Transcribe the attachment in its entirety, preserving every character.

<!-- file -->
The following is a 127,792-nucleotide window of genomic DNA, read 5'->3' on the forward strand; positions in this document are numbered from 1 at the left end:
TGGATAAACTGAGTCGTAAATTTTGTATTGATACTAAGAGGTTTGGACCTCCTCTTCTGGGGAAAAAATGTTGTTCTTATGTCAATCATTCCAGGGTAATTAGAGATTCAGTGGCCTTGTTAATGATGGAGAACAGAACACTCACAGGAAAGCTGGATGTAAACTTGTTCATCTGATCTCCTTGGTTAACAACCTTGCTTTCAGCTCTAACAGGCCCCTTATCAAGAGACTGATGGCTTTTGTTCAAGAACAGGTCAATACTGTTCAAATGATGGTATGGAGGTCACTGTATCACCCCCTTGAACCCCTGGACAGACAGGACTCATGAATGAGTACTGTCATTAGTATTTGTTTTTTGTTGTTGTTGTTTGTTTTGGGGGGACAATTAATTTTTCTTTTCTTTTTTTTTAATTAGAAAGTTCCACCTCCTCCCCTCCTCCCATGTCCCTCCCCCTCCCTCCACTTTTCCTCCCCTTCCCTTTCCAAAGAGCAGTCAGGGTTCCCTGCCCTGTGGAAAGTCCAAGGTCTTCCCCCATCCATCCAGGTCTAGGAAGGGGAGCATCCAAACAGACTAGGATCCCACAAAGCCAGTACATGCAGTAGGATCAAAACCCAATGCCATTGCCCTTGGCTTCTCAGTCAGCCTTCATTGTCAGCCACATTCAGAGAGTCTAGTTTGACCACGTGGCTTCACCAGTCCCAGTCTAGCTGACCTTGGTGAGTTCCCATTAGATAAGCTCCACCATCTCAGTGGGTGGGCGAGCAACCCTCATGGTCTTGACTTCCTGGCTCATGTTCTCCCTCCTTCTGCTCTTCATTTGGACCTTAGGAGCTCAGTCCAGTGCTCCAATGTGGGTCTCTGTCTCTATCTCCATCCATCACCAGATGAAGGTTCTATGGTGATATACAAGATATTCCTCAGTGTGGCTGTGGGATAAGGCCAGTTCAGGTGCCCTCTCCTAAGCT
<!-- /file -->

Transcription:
The following is a 127,792-nucleotide window of genomic DNA, read 5'->3' on the forward strand; positions in this document are numbered from 1 at the left end:
TGGATAAACTGAGTCGTAAATTTTGTATTGATACTAAGAGGTTTGGACCTCCTCTTCTGGGGAAAAAATGTTGTTCTTATGTCAATCATTCCAGGGTAATTAGAGATTCAGTGGCCTTGTTAATGATGGAGAACAGAACACTCACAGGAAAGCTGGATGTAAACTTGTTCATCTGATCTCCTTGGTTAACAACCTTGCTTTCAGCTCTAACAGGCCCCTTATCAAGAGACTGATGGCTTTTGTTCAAGAACAGGTCAATACTGTTCAAATGATGGTATGGAGGTCACTGTATCACCCCCTTGAACCCCTGGACAGACAGGACTCATGAATGAGTACTGTCATTAGTATTTGTTTTTTGTTGTTGTTGTTTGTTTTGGGGGGACAATTAATTTTTCTTTTCTTTTTTTTTAATTAGAAAGTTCCACCTCCTCCCCTCCTCCCATGTCCCTCCCCCTCCCTCCACTTTTCCTCCCCTTCCCTTTCCAAAGAGCAGTCAGGGTTCCCTGCCCTGTGGAAAGTCCAAGGTCTTCCCCCATCCATCCAGGTCTAGGAAGGGGAGCATCCAAACAGACTAGGATCCCACAAAGCCAGTACATGCAGTAGGATCAAAACCCAATGCCATTGCCCTTGGCTTCTCAGTCAGCCTTCATTGTCAGCCACATTCAGAGAGTCTAGTTTGACCACGTGGCTTCACCAGTCCCAGTCTAGCTGACCTTGGTGAGTTCCCATTAGATAAGCTCCACCATCTCAGTGGGTGGGCGAGCAACCCTCATGGTCTTGACTTCCTGGCTCATGTTCTCCCTCCTTCTGCTCTTCATTTGGACCTTAGGAGCTCAGTCCAGTGCTCCAATGTGGGTCTCTGTCTCTATCTCCATCCATCACCAGATGAAGGTTCTATGGTGATATACAAGATATTCCTCAGTGTGGCTGTGGGATAAGGCCAGTTCAGGTGCCCTCTCCTAAGCT